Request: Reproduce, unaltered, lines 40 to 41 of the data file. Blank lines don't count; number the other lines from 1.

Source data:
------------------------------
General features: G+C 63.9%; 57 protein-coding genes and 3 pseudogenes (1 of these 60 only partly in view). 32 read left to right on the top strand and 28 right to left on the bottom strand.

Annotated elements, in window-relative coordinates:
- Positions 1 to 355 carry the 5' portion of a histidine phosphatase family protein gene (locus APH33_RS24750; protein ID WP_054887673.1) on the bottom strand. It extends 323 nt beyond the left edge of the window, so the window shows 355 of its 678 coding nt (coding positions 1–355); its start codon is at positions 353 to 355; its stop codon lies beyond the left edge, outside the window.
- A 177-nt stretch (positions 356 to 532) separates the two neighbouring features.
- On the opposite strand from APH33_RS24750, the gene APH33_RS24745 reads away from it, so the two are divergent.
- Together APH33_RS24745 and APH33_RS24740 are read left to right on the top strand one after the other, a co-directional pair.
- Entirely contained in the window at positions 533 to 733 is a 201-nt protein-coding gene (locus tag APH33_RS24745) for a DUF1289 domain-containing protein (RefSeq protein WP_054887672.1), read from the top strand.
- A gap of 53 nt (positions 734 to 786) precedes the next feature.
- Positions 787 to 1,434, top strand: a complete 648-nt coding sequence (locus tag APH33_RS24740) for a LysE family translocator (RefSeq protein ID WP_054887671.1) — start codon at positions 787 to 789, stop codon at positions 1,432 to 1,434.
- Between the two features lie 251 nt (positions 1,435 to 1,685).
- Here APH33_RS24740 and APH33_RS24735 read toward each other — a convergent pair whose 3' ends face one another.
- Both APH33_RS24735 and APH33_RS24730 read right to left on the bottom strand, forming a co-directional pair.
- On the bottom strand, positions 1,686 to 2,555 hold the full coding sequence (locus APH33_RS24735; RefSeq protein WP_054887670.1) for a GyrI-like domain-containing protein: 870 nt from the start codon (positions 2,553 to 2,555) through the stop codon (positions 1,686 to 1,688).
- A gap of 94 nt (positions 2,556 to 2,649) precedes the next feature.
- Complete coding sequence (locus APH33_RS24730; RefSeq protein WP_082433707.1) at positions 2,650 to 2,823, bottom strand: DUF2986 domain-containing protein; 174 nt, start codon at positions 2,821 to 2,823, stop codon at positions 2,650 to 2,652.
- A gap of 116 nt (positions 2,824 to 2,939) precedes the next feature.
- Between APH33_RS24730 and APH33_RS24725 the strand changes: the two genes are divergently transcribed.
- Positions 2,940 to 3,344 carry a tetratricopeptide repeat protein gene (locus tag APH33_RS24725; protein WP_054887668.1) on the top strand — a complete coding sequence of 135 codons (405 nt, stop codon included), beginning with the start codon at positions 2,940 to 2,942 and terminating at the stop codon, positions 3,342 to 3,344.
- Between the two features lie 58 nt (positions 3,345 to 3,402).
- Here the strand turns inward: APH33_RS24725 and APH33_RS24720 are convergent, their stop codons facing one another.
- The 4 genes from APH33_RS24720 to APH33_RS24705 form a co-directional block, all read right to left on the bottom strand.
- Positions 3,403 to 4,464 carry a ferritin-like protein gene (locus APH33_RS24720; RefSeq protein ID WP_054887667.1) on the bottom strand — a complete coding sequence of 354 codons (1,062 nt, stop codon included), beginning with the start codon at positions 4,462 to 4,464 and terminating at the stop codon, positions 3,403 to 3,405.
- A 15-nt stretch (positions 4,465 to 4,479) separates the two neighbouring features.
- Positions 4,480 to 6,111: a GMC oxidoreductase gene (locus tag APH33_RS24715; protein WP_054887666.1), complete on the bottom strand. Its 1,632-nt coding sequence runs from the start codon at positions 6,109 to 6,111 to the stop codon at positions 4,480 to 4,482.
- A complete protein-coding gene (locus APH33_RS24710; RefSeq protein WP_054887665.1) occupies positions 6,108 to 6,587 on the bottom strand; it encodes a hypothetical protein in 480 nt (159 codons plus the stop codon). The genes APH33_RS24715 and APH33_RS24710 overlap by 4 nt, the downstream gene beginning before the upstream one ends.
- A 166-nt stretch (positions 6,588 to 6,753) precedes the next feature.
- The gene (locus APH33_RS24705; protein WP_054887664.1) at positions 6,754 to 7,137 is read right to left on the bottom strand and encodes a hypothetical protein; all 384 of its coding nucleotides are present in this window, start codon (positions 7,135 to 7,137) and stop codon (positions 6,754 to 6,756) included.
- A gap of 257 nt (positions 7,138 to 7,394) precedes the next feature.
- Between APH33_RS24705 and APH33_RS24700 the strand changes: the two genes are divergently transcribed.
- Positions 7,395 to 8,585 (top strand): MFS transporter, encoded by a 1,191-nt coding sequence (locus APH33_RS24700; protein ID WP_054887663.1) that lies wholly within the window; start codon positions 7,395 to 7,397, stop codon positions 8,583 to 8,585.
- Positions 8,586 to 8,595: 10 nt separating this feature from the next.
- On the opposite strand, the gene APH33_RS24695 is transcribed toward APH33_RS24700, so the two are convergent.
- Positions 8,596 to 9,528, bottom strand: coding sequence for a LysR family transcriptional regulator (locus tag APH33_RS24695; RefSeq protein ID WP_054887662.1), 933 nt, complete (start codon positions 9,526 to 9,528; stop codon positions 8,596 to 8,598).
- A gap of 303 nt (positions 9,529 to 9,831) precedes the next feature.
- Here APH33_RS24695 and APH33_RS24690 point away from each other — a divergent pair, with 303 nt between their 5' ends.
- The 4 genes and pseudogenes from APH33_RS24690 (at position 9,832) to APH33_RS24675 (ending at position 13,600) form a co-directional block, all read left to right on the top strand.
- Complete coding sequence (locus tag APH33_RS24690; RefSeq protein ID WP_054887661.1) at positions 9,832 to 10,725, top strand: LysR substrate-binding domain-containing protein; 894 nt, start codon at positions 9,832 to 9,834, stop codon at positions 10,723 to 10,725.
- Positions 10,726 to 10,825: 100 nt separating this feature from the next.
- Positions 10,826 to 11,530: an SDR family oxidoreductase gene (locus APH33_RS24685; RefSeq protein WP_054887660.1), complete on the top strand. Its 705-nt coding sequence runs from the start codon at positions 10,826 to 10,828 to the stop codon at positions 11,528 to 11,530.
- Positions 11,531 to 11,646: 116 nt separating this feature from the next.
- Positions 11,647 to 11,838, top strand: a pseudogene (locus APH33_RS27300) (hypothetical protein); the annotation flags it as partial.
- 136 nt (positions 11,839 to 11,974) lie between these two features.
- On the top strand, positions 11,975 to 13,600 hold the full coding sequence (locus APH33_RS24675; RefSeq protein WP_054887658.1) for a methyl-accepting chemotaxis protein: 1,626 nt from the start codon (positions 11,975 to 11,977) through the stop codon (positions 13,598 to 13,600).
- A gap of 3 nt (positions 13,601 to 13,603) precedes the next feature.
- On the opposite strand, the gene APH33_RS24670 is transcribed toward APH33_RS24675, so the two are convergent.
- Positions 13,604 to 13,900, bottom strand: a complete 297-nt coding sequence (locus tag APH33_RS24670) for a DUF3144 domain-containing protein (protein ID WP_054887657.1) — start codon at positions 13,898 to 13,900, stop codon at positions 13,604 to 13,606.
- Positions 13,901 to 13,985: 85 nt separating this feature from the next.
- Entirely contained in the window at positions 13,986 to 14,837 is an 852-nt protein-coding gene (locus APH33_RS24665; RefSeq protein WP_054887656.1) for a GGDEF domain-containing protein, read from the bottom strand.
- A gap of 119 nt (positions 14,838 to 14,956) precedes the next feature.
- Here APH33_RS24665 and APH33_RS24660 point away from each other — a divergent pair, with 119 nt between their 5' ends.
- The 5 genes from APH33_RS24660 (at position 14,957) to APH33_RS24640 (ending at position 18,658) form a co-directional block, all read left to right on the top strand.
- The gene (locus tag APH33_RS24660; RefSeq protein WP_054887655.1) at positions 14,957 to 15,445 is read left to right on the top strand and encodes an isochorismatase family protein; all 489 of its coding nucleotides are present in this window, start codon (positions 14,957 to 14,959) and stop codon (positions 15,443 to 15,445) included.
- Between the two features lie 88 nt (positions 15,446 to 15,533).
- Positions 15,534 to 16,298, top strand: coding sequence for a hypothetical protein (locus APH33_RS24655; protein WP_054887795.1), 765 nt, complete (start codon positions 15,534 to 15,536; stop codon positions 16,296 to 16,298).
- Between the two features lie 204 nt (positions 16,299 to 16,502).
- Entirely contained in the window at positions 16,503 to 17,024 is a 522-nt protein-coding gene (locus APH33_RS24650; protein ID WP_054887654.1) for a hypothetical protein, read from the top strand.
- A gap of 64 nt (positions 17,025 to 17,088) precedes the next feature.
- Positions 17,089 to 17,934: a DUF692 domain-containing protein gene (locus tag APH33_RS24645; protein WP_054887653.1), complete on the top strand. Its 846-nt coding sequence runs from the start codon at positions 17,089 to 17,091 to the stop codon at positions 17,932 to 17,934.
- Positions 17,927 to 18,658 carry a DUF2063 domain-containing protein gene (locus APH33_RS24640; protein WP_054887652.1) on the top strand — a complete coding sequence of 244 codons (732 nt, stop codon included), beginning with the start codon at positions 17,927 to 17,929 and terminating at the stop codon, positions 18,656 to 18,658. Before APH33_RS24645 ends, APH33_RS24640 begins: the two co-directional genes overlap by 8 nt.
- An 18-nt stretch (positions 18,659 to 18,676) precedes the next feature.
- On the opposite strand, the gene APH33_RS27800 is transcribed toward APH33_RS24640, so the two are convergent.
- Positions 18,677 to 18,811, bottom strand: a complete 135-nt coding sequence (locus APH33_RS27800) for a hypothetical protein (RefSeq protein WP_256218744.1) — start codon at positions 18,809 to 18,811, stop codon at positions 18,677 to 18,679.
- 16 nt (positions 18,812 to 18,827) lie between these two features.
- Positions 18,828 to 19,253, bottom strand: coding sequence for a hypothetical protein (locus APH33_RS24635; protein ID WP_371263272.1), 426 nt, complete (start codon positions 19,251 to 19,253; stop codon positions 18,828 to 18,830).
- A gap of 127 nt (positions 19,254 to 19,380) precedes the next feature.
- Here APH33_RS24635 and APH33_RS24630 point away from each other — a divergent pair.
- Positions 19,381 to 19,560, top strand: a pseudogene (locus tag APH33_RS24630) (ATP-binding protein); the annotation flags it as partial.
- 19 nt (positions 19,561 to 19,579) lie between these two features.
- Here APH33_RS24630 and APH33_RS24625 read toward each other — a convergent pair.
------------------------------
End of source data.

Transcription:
- Positions 11,531 to 11,646: 116 nt separating this feature from the next.
- Positions 11,647 to 11,838, top strand: a pseudogene (locus APH33_RS27300) (hypothetical protein); the annotation flags it as partial.